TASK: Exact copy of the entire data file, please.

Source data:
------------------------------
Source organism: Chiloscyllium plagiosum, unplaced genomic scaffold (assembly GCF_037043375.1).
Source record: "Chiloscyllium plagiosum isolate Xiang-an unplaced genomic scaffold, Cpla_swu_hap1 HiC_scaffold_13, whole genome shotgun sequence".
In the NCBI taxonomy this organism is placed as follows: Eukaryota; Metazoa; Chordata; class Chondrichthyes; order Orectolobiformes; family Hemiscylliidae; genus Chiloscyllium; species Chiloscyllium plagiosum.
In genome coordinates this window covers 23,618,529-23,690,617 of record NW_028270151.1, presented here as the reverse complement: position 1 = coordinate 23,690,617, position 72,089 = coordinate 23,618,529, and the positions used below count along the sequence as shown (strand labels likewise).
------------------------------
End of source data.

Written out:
Source organism: Chiloscyllium plagiosum, unplaced genomic scaffold (assembly GCF_037043375.1).
Source record: "Chiloscyllium plagiosum isolate Xiang-an unplaced genomic scaffold, Cpla_swu_hap1 HiC_scaffold_13, whole genome shotgun sequence".
In the NCBI taxonomy this organism is placed as follows: Eukaryota; Metazoa; Chordata; class Chondrichthyes; order Orectolobiformes; family Hemiscylliidae; genus Chiloscyllium; species Chiloscyllium plagiosum.
In genome coordinates this window covers 23,618,529-23,690,617 of record NW_028270151.1, presented here as the reverse complement: position 1 = coordinate 23,690,617, position 72,089 = coordinate 23,618,529, and the positions used below count along the sequence as shown (strand labels likewise).